We are currently storing a large number of certificate documents in our SQL server instance, which have accumulated over the years. Our client wanted a bulk download of these certificates, and needed a once off solution. This post details the steps I used to accomplish the export, along with some of the issues.

I was not keen to manually save all the files myself, so BCP to the rescue. This is simple command-line application used to copy data to and from SQL server using a user defined format.

The files are stored in a varbinary(max) field and are generally a few 100’s of kilobytes, most of them being pdf’s. However some are saved as jpg or png’s as well, which complicated the export somewhat. Fortunately the previous developers were smart enough to include the filename in the database table, so extraction of the files automatically is possible.

If you wish to use BCP from SSMS, then the first step is to enable xp_cmdshell. This feature is disabled by default as it allows someone to run arbitrary batch scripts from SQL server.

-- To allow advanced options to be changed.
EXEC sp_configure 'show advanced options', 1
-- To update the currently configured value for advanced options.
-- To enable the feature.
EXEC sp_configure 'xp_cmdshell', 1
-- To update the currently configured value for this feature.

Using BCP from SSMS makes it much faster to test and debug your script, but remember to switch it off afterwards.

The next step is to get a list of the files we want to export:

f.FileId, f.Filename, LOWER(SUBSTRING(f.filename, len(f.filename) - 2, 3)) as FileType
from dbo.Files f

I suggest you use paging if you have a large number of files, otherwise SSMS will fall over.

We can read these files into a cursor as we have to perform some additional processing, just in case the filenames are invalid or you wish to include extra identifiers in the filename written to disk:

set @fixedFileName = @Filename

set @fixedFileName = REPLACE(@fixedFileName, '/', '')
set @fixedFileName = REPLACE(@fixedFileName, '\\', '')
set @fixedFileName = REPLACE(@fixedFileName, ':', '')
set @fixedFileName = REPLACE(@fixedFileName, '%', '')

set @fixedFileName = RTRIM(LTRIM(@fixedFileName));

SET @currentFile = 'C:\temp\FileExport\' + @fixedFileName

Now we want to generate our BCP commands:

SET @bcpCommand = 'bcp "SELECT Data From FileExport.dbo.Files Where FilesId = ''' + convert(varchar(50), @FileId) + '''" queryout "'

SET @bcpCommand = @bcpCommand + @currentFile + '" -T '

print @bcpCommand

Opening a cmd prompt you can now execute the following BCP command:

bcp "SELECT FileData From FileExport.dbo.Files Where FileId = '1'" queryout "C:\temp\FileExport\1-File1.pdf" -T -x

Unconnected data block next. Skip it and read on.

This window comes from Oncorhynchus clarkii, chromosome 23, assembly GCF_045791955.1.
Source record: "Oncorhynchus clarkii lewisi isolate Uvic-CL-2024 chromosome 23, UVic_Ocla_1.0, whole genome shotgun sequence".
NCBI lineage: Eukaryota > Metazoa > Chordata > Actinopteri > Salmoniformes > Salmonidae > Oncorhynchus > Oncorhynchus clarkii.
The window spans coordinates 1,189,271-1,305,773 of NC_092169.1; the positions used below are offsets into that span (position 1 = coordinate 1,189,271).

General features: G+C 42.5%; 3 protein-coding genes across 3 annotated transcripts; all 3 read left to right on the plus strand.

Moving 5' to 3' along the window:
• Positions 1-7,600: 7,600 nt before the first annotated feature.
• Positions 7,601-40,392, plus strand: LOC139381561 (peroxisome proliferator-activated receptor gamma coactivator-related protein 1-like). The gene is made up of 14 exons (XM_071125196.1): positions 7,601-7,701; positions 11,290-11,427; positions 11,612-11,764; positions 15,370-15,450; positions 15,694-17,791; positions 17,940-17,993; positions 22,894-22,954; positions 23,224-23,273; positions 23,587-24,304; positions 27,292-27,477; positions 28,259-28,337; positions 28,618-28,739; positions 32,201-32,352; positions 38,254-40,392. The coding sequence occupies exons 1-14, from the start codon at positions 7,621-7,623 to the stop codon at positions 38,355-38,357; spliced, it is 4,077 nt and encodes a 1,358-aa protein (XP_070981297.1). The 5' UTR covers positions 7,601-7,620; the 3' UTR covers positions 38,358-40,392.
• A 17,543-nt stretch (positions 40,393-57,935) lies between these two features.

It will prompt you for additional file formatting information, as shown:

Generate FMT File

(Including the -x flag as well will generate the .fmt file as xml.)

Saving the formatting file that is generated will allow to you to specify the format of each of the expected filetypes in your table. Since I was dealing with pdf, png and jpg files I generated the appropriate formatting file for each type.

Our bcp command generation now looks like this:

IF (@FileType = 'pdf')
SET @bcpCommand = @bcpCommand + '-f C:\Temp\FileExport\Settings\PDFExportFormat.fmt'
ELSE IF (@FileType = 'png')
SET @bcpCommand = @bcpCommand + '-f C:\Temp\FileExport\Settings\PNGExportFormat.fmt'
ELSE IF (@FileType = 'jpg')
SET @bcpCommand = @bcpCommand + '-f C:\Temp\FileExport\Settings\JPGExportFormat.fmt'

(The settings files are attached for reference at the end of the post. You will notice the pdf file is saved in xml, and the other 2 in fixed width formats, I could not make them the same. More explanation as to the structure and use of the formatting file can be found here and here.)

Our bcp command now looks like this:

bcp "SELECT FileData From FileExport.dbo.Files Where FileId = '1'" queryout "C:\temp\FileExport\1-File1.pdf"
        -T -f "C:\Temp\FileExport\Settings\PDFExportFormat.fmt"

Running this command from the command line or via “EXEC xp_cmdshell” in SSMS will now produce the following output:

File Export

And our file has been successfully saved to disk.

File Export Output

Some Closing Thoughts

BCP is a very useful tool to solve a specific problem. However I would not recommend this as the “normal” way to get data in and out of SQL server, as the overhead is not worth it unless you are transferring large amounts of data. It is also worth remembering that it is a very good idea to store the filename of the originally imported file to ensure you can read the data later correctly.

Another tip is to ensure you have the correct file format for your file type, otherwise BCP will append the wrong number of bytes to your file on export making it unreadable.

The full sql file can be found here and a copy of the export settings can be found here.

This post was originally published on Entelect’s internal Tech Blog, Yoda.